Unemployment is rising, the Government's programme of brutal public spending cuts is hurting millions and cash-strapped captains of industry complain of imminent collapse. It might sound like 2010 but this was 1980 and Margaret Thatcher responded to concerns that her economic medicine was not working with ill-tempered vigour.

Previously unpublished records show that as unease spread throughout Whitehall 30 years ago at the severity of the new Conservative government's austerity measures, Mrs Thatcher wielded her handbag with even more energy behind the scenes than suggested by her "the lady's not for turning" public persona, engaging in a row with her own Chancellor and the Governor of the Bank of England, as well as lashing out over fish quotas and Brussels bureaucrats.

The secret documents released by the National Archives in Kew, west London, reveal how the former Prime Minister accused Governor Gordon Richardson of undermining her economic strategy by "shovelling" money to British companies. She criticised Chancellor Geoffrey Howe for consistently failing to get his sums right with public borrowing.

Rather than seeking ways to attenuate the impact of the budget cuts, which had seen unemployment reach 2.8 million and inflation peak at 22 per cent, Mrs Thatcher's Cabinet quietly drew up proposals for further capital-raising measures, including charging for visits to GPs and cutting old-age pensions. The plans were dropped after ministers decided they might end in riots.

The papers, released under the 30-year rule, reveal how Mrs Thatcher was under intense pressure by the summer of 1980 with little sign that her harsh economic policy was working. She was bolstered during a short holiday at Lake Zug in Switzerland, during which a group of Swiss bankers offered assurances that her policies were sound. The problem, she was told, lay in their implementation.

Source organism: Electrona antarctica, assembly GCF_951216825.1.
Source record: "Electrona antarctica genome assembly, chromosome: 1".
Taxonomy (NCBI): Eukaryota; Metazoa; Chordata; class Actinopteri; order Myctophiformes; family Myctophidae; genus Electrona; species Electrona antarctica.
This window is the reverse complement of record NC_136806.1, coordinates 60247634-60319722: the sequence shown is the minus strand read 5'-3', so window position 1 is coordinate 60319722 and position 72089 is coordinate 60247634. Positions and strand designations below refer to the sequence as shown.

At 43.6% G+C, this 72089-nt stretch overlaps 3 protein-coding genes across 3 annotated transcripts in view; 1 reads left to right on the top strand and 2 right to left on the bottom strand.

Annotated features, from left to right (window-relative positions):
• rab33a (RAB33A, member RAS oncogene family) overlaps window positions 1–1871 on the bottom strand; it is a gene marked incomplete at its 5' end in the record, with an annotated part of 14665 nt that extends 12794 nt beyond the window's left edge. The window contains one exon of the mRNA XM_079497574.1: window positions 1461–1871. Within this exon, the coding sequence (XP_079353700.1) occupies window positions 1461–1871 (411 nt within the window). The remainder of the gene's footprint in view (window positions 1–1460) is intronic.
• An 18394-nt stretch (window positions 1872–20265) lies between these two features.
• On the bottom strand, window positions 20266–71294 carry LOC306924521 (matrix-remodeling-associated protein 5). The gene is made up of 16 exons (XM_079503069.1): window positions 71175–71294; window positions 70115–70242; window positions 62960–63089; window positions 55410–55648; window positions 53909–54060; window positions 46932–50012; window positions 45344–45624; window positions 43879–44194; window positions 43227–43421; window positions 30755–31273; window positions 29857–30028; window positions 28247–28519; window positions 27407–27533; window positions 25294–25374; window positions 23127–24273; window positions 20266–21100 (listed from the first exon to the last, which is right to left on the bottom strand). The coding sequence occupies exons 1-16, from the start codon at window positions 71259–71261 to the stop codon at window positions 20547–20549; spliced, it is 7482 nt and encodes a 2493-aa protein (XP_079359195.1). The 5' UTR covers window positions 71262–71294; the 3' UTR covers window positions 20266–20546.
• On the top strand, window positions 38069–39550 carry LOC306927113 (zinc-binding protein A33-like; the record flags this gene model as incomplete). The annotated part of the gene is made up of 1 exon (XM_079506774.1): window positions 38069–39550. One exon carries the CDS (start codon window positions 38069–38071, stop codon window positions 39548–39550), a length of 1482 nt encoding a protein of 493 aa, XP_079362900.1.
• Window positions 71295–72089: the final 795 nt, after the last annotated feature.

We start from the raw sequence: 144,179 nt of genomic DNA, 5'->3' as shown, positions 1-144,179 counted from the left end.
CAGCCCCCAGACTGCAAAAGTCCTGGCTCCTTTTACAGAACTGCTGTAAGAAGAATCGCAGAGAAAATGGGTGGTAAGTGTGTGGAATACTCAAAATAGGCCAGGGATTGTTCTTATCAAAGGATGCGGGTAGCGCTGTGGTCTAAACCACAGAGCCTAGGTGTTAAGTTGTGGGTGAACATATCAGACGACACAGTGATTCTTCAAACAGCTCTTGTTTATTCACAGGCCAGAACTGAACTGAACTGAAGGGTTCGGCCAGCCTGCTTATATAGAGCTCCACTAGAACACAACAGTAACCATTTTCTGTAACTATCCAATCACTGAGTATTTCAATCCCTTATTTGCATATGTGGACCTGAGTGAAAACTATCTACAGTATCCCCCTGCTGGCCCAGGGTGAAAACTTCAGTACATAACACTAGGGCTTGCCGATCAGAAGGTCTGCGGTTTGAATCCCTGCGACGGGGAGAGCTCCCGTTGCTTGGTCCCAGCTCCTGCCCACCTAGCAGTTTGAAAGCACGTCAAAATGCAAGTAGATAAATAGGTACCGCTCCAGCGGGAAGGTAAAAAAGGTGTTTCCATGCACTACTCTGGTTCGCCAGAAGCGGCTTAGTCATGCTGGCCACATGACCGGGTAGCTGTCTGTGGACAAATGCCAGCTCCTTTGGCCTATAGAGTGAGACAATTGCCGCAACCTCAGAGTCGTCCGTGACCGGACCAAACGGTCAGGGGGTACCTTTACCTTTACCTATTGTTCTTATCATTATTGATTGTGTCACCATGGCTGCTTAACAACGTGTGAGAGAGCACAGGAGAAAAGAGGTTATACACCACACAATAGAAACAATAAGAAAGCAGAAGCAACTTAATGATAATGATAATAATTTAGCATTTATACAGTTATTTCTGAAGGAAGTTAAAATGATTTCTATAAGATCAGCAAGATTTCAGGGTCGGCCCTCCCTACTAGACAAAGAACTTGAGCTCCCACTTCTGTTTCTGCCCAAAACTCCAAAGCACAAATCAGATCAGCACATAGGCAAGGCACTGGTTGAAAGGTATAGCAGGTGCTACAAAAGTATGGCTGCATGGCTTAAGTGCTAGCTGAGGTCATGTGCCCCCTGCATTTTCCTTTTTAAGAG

The Prime Minister returned from her break and fired off memos to Mr Howe and Mr Richardson, stating that Britain's money supply was "out of control" and added she was "not seeking explanations, but prescriptions for action". When the Governor replied that Mrs Thatcher "did not properly understand where the figures had gone over the top", the Iron Lady revealed her fury, stating that "the centrepiece of Government strategy was being undermined by her own supporters".

The extent of the breakdown in relations at the heart of the most important triumvirate in economic policy was underlined in a note by one of Mrs Thatcher's private secretaries, Mike Pattison: "Relations with the Chancellor are not good at present, and with the Governor are appalling – at least in the PM's eyes."

Mrs Thatcher's trademark obduracy was even more emphatically expressed when it came to her favourite foe – Brussels. The documents show that the Prime Minister rejected out of hand any suggestion that Britain should compromise in negotiations over the Common Fisheries Policy (CFP) to manage stocks in the European Union.

Attempts by Agriculture minister Peter Walker to explain in a memo why it was in the United Kingdom's interest to reach a rapid settlement were annotated by Mrs Thatcher with the word "no" at five points before she scrawled on another letter related to the issue: "It's our water and our fish. Don't give them away." But a request that her press team mount a "good news" campaign was rejected.

Diplomat's Reagan worries

The relationship between Margaret Thatcher and Ronald Reagan was one of the great political romances of the late 20th century but, for British diplomats, at least, it was not love at first sight.

Following the election of the 69-year-old former Hollywood star as the US President in 1980, Britain's ambassador to Washington expressed concern that Mr Reagan lacked "mental vitality".

Sir Nicholas Henderson wrote: "[He] believes there are simple (not to be confused with easy) answers to complex problems. The main worry about him, however, is not just age but whether he possesses the mental vitality and political vision necessary to cope with the acute and changing problems... of governing this vast country."

Mrs Thatcher was less concerned.